(Adds CFO, analyst comments)
By Li-mei Hoang
LONDON, June 3 (Reuters) - British plumbing supplies group Wolseley said it expected to revenue to grow by about 4 percent in the next six months, mainly driven by its biggest market the United States, and was on the hunt for bolt-on - or small - acquisitions.
The company, which operates the Plumb Center and Ferguson chains in the United States and Britain, made the forecast after posting a 5.1 percent rise in third-quarter revenue to 3.05 billion pounds ($5.11 billion), on a like-for-like basis. The increase was above its expectations.
Chief Financial Officer John Martin said most of the growth had been down to the United States, which accounts for two-thirds of revenue, as well as a pick-up in Nordic region. Trading in Britain and the rest of the Europe, however, had been tough, he added.
“We expect growth over the next six months, so two quarters, to be about 4 percent, that is slightly ahead of our long-term growth rate which is 3 to 4,” Martin told Reuters.
“There are no signs at the moment that the U.S. is going to change substantially in the near future and I think we would expect Europe to carry on being reasonably challenging,” he added.
Wolseley said it had been hit by foreign exchange movements, which wiped 12 million pounds off its trading profit for the period ending April 30. The company reported a 0.6 percent rise to 155 million pounds.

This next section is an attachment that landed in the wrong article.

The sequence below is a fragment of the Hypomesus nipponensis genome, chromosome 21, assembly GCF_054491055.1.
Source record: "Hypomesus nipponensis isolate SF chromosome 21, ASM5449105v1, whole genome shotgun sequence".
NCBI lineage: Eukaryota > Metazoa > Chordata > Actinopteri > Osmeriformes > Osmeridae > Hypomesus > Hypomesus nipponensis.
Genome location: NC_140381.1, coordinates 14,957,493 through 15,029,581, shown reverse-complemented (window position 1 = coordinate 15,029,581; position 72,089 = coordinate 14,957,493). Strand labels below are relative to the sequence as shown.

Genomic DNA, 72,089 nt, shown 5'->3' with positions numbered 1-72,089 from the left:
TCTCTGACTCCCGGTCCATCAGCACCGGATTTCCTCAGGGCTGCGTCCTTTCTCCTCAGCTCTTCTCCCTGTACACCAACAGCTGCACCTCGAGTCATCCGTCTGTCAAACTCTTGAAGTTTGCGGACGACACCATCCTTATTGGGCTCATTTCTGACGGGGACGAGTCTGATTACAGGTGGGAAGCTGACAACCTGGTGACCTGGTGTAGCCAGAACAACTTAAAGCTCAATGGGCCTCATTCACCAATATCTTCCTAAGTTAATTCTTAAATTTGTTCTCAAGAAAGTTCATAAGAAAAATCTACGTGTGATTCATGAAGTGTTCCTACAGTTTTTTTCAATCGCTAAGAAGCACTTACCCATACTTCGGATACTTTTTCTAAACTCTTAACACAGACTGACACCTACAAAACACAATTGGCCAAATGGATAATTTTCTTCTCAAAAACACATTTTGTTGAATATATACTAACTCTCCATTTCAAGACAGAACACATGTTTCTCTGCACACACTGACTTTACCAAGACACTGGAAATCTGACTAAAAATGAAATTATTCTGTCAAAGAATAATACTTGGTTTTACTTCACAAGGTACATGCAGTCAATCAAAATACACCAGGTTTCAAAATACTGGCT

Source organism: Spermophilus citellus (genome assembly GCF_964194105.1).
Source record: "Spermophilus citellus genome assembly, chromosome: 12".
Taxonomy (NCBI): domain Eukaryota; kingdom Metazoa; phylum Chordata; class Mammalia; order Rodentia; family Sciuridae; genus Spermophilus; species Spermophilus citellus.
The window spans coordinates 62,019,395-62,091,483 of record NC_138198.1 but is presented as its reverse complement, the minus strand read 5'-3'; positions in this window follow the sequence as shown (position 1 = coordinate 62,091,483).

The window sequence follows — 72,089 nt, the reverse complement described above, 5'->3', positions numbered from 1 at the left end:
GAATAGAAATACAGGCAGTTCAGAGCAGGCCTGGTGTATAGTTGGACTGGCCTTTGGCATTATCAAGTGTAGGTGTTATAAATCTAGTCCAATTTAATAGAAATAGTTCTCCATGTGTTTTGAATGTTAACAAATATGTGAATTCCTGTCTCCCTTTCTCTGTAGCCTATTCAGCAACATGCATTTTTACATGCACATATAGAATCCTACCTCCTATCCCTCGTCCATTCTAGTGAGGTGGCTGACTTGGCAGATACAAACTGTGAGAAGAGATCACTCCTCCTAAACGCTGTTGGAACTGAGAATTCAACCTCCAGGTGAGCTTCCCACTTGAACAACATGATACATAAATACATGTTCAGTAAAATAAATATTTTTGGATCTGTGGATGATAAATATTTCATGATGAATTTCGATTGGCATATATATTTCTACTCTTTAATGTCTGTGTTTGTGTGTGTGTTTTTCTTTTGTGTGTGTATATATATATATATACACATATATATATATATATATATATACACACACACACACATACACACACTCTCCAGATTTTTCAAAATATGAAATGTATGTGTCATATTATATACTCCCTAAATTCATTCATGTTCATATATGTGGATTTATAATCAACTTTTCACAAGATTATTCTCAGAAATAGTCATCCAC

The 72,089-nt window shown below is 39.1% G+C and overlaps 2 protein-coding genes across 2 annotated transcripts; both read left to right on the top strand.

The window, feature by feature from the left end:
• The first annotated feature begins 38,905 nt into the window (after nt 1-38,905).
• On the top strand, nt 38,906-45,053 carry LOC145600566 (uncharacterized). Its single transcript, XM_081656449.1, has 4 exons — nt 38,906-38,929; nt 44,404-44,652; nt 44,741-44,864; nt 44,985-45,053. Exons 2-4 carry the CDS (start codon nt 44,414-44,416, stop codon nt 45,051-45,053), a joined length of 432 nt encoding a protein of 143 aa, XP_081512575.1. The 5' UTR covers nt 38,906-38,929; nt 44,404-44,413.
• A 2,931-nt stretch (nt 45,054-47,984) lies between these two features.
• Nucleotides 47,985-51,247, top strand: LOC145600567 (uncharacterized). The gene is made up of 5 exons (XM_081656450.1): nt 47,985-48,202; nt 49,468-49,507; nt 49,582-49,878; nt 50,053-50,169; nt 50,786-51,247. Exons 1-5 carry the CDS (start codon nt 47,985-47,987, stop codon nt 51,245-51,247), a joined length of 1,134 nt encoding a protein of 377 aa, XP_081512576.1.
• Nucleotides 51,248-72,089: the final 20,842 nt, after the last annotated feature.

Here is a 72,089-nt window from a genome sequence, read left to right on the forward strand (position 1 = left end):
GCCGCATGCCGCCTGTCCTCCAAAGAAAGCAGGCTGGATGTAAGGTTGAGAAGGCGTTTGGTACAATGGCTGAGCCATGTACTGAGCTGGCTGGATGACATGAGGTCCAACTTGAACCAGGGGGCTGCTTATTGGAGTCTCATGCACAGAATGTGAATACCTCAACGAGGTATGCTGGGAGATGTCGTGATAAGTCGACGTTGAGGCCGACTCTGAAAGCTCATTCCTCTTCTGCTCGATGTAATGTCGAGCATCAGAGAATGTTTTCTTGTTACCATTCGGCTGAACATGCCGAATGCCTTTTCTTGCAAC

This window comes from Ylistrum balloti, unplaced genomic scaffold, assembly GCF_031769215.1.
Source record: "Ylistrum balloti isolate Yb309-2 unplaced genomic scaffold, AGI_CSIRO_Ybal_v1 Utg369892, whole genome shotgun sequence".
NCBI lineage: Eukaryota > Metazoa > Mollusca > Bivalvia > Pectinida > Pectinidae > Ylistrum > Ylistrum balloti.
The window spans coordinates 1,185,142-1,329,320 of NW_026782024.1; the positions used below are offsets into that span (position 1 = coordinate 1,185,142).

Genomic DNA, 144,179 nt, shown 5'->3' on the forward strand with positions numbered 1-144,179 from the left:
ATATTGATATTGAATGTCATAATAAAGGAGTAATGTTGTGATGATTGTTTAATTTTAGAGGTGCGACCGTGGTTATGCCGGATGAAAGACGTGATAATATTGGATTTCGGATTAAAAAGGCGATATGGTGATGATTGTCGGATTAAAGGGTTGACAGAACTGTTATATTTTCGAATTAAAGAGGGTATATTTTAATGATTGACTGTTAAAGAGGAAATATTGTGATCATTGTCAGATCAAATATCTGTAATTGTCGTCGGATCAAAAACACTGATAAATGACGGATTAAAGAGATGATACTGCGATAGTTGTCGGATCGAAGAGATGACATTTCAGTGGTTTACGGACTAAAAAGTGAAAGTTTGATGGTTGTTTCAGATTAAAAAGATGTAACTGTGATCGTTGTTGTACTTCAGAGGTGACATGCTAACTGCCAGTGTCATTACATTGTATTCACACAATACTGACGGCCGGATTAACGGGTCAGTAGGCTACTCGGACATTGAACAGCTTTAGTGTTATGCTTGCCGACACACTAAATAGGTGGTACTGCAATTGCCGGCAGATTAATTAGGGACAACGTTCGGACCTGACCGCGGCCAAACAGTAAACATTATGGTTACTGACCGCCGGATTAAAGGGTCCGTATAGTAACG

Martin said the company was interested in adding more “bolt-on” deals to its existing business in its core markets of the United States, Britain, Canada and Sweden.
Wolseley added five acquisitions in the last quarter, including businesses in the United States, Britain and Taiwan, for a total sum of 119 million pounds.
“We would expect now to invest now at least another 100 million pounds this quarter and possibly a little bit more. The pipeline is looking a bit more healthy,” said Martin.
Shares in Wolseley were up 2.4 percent at 3391 pence by 0956 GMT, making it the highest riser on the FTSE 100 index.
“Wolseley is continuing to improve its operations and control costs as well as improve its market position through self help and acquisitions,” said Whitman Howard analyst Stephen Rawlinson. “We are therefore positive, but more patience may be needed,” he added.
$1 = 0.5968 British Pounds Reporting by Li-mei Hoang; Editing by Paul Sandle and Pravin Char